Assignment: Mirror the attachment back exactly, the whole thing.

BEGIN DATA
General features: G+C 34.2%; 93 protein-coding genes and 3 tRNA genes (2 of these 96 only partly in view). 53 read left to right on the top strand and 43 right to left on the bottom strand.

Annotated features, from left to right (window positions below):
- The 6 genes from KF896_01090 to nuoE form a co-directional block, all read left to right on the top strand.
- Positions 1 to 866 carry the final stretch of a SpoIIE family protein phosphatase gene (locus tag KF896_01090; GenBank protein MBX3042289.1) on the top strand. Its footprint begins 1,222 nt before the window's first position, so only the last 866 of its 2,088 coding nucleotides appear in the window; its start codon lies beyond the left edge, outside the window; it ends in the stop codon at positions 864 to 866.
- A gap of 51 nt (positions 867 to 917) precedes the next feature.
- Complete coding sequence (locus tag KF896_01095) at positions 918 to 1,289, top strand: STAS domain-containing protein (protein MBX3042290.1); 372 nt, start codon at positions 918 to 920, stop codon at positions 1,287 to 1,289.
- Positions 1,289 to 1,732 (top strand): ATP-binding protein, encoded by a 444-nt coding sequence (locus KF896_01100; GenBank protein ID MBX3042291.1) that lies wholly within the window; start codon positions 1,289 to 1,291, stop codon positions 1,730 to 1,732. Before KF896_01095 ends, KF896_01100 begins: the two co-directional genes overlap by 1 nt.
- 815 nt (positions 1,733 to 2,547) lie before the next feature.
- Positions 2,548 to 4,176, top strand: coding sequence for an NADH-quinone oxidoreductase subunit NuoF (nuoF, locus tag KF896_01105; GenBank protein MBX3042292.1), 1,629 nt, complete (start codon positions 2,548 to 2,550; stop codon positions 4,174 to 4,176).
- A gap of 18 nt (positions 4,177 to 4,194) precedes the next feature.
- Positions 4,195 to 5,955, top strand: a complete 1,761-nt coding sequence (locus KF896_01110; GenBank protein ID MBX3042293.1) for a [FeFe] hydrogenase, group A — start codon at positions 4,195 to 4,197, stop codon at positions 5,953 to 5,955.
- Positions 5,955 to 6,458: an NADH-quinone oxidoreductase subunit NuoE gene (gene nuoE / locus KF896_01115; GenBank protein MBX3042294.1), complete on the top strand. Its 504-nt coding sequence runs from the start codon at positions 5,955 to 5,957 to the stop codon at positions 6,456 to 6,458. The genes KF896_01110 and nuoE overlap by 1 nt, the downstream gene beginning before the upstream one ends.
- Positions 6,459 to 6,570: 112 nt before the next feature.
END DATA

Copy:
General features: G+C 34.2%; 93 protein-coding genes and 3 tRNA genes (2 of these 96 only partly in view). 53 read left to right on the top strand and 43 right to left on the bottom strand.

Annotated features, from left to right (window positions below):
- The 6 genes from KF896_01090 to nuoE form a co-directional block, all read left to right on the top strand.
- Positions 1 to 866 carry the final stretch of a SpoIIE family protein phosphatase gene (locus tag KF896_01090; GenBank protein MBX3042289.1) on the top strand. Its footprint begins 1,222 nt before the window's first position, so only the last 866 of its 2,088 coding nucleotides appear in the window; its start codon lies beyond the left edge, outside the window; it ends in the stop codon at positions 864 to 866.
- A gap of 51 nt (positions 867 to 917) precedes the next feature.
- Complete coding sequence (locus tag KF896_01095) at positions 918 to 1,289, top strand: STAS domain-containing protein (protein MBX3042290.1); 372 nt, start codon at positions 918 to 920, stop codon at positions 1,287 to 1,289.
- Positions 1,289 to 1,732 (top strand): ATP-binding protein, encoded by a 444-nt coding sequence (locus KF896_01100; GenBank protein ID MBX3042291.1) that lies wholly within the window; start codon positions 1,289 to 1,291, stop codon positions 1,730 to 1,732. Before KF896_01095 ends, KF896_01100 begins: the two co-directional genes overlap by 1 nt.
- 815 nt (positions 1,733 to 2,547) lie before the next feature.
- Positions 2,548 to 4,176, top strand: coding sequence for an NADH-quinone oxidoreductase subunit NuoF (nuoF, locus tag KF896_01105; GenBank protein MBX3042292.1), 1,629 nt, complete (start codon positions 2,548 to 2,550; stop codon positions 4,174 to 4,176).
- A gap of 18 nt (positions 4,177 to 4,194) precedes the next feature.
- Positions 4,195 to 5,955, top strand: a complete 1,761-nt coding sequence (locus KF896_01110; GenBank protein ID MBX3042293.1) for a [FeFe] hydrogenase, group A — start codon at positions 4,195 to 4,197, stop codon at positions 5,953 to 5,955.
- Positions 5,955 to 6,458: an NADH-quinone oxidoreductase subunit NuoE gene (gene nuoE / locus KF896_01115; GenBank protein MBX3042294.1), complete on the top strand. Its 504-nt coding sequence runs from the start codon at positions 5,955 to 5,957 to the stop codon at positions 6,456 to 6,458. The genes KF896_01110 and nuoE overlap by 1 nt, the downstream gene beginning before the upstream one ends.
- Positions 6,459 to 6,570: 112 nt before the next feature.